Four Eyes #1 Review

Four Eyes #1
Written by: Joe Kelly
Art by: Max Fiumara
Letters by: Thomas Mauer
Published by: Image Comics

 
Depression era USA has often been visited in various forms of stories – be it drama, romance, action – however, in issue one of this new title Joe Kelly and Max Fiumara deliver something a little bit different… Dragons! From the big city sprawl to bloated suits taking a one way dive from the top floor of an office building, the backdrop is suitably fitting for the era. The scene is set fairly quickly in terms of the book, the early pages being replete with drama, suits, thinly veiled racism – once the mood is established the book dives straight into the titular character of the book: Four Eyes.

FourEyes#1Int

Four Eyes is a dragon, one not surprisingly endowed with four eyeballs. The dragon is a pup, only a few months old. The drama in the story revolves around Enrico – a child with a desire to train the dragon. Along with the boy we have a taciturn tutor/guardian character, a Mr Fawkes. The story takes the boy from the farm where the dragon is being reared to the seedy underbelly of dragon fighting – the boy needs to learn and Mr Fawkes (for reasons not immediately shown) is willing to accommodate him.
The book works quite well in terms of establishing the story and building the characters – who come across to varying degrees. The story has a simple enough chronology, with only a few asides that pull the reader away from the narrative. While the concept of training dragons isn’t a new concept, Four Eyes does have a more grounded/gritty reality than other such source material.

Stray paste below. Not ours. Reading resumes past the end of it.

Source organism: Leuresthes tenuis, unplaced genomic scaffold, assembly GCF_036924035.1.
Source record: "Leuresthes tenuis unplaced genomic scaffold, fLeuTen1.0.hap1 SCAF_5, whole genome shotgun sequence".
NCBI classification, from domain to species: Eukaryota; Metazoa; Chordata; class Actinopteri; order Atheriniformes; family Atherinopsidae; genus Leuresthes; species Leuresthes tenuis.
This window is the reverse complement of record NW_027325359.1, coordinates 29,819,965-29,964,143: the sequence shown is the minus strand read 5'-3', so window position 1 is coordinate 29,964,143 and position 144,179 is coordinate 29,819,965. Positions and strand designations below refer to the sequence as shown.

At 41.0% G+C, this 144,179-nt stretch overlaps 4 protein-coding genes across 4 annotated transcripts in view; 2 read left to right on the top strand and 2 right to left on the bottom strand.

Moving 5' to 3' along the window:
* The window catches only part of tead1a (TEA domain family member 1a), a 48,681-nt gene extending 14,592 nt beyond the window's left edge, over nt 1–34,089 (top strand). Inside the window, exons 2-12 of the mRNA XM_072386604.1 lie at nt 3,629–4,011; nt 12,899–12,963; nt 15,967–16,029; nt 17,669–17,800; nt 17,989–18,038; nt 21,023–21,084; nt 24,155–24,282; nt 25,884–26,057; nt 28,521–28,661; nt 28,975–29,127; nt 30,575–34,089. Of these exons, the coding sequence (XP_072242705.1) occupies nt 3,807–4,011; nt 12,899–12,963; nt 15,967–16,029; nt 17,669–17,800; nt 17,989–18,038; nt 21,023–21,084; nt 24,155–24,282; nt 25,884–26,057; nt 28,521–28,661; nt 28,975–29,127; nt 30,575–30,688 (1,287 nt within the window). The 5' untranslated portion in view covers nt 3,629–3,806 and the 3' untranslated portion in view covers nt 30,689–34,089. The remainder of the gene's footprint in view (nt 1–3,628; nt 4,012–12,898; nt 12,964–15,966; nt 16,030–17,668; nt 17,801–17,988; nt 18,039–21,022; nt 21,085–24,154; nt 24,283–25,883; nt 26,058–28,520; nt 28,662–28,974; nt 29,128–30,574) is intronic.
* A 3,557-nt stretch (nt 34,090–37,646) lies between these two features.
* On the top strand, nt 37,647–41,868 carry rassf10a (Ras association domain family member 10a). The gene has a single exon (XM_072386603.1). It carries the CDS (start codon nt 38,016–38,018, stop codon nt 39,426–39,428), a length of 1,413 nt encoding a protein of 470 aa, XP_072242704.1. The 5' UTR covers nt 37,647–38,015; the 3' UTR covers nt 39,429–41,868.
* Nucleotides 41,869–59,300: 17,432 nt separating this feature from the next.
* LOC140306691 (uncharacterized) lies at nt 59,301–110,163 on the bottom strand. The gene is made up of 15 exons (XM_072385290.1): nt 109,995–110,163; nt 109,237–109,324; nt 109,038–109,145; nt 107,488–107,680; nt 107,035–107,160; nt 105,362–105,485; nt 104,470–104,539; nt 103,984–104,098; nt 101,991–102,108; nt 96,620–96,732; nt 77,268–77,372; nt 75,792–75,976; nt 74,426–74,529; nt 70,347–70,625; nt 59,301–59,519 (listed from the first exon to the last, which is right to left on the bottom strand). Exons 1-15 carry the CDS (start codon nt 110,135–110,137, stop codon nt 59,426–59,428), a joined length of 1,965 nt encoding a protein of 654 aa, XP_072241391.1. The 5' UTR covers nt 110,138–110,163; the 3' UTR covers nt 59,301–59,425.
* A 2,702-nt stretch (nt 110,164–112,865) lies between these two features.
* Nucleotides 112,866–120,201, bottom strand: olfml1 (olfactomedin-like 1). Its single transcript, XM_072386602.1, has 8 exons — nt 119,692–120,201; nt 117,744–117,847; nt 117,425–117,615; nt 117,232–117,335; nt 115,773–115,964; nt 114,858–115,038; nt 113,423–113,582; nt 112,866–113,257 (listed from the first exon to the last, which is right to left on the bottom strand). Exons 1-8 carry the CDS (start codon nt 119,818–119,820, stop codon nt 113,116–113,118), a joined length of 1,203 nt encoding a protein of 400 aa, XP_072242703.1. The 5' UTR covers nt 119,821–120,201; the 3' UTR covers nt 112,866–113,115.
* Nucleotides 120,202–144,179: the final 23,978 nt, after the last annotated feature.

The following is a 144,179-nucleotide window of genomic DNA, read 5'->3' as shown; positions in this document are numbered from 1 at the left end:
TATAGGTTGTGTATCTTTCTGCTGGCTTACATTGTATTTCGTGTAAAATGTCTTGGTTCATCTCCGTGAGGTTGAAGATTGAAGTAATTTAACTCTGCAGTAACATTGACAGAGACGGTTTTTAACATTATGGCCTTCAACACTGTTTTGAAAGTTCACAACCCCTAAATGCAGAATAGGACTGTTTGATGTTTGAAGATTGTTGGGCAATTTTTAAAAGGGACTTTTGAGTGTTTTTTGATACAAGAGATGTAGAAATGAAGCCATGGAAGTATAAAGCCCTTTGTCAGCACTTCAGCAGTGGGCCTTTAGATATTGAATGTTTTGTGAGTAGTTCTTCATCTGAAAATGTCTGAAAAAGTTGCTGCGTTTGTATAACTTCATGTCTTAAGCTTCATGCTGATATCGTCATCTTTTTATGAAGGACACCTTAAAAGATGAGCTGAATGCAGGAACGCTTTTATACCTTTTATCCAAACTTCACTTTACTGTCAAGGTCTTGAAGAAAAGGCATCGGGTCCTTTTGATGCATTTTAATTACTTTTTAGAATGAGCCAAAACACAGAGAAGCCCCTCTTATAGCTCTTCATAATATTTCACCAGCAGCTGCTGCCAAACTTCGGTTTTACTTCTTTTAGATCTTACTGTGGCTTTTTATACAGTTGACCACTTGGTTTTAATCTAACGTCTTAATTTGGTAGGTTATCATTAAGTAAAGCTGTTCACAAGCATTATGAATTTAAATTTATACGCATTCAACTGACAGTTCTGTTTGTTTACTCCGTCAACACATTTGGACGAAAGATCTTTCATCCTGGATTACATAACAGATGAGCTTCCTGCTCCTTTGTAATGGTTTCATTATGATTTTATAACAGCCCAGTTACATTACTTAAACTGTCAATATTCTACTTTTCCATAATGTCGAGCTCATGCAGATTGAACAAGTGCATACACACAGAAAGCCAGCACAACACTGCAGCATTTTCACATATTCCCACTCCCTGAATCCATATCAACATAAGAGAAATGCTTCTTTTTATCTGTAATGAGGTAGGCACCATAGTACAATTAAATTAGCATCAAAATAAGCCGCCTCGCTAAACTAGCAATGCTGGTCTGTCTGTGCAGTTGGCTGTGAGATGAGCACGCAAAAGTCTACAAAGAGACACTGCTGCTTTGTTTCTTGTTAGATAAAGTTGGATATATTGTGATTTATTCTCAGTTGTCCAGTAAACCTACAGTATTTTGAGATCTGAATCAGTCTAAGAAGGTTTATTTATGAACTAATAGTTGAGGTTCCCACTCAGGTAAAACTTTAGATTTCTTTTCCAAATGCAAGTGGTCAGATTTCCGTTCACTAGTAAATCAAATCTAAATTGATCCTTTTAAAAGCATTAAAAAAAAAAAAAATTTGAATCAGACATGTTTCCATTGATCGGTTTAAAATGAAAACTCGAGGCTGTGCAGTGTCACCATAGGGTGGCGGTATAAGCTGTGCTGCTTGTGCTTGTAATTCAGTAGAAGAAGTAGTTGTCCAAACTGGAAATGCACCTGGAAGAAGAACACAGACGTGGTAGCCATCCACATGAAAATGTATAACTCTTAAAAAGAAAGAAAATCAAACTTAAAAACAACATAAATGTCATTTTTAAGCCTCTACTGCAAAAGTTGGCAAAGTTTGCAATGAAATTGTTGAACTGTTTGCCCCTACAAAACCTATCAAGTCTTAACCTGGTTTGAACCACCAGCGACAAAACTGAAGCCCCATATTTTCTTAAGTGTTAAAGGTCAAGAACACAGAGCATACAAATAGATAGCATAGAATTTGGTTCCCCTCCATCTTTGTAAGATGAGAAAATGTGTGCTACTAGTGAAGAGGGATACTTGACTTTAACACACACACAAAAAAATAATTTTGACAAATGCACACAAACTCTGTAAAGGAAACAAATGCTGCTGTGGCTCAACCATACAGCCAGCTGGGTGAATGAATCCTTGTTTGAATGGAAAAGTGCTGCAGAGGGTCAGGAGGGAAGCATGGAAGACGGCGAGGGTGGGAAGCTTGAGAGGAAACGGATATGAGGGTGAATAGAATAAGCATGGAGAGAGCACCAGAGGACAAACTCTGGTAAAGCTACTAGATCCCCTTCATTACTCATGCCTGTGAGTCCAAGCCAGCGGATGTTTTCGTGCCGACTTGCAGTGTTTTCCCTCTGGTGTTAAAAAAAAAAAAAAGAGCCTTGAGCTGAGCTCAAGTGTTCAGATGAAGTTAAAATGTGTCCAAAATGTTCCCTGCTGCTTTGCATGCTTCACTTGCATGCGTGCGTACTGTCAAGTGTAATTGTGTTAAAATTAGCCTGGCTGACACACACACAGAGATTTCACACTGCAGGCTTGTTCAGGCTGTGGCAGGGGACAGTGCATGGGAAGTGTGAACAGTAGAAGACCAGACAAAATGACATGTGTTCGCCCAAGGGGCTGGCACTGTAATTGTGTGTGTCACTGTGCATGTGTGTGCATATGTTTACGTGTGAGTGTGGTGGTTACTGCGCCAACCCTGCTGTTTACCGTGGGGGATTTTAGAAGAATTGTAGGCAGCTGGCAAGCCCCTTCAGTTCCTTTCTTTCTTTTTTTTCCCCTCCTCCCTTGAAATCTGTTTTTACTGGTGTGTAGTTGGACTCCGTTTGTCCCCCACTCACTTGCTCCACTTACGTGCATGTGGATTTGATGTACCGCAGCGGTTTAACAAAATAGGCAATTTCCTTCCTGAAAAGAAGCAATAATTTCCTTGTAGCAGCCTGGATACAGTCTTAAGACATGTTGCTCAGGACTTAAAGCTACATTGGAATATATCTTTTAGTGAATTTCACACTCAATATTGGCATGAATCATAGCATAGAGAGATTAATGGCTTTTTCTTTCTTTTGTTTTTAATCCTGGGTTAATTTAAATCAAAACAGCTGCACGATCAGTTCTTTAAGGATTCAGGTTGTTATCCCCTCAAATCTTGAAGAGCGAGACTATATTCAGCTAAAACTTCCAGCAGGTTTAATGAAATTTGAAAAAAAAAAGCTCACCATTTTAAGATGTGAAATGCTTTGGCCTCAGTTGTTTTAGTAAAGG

On art we have Max Fiumara. The pages are well illustrated, the style is very effective in terms of the dragons. The use of lighting and colour is employed well to imbue the reader with a definite sense of the setting. Max does well with the panels lay outs and a number of panels contain some very effective emotion. While there is not much visual drama to drive the story, there are a number of dark elements to convey a sense of menace – which will potentially be exploited in coming issues. There is already a sense of conflict brewing, along with various hints around the characters. While this book doesn’t explode from the start there are some good elements to the story.

 

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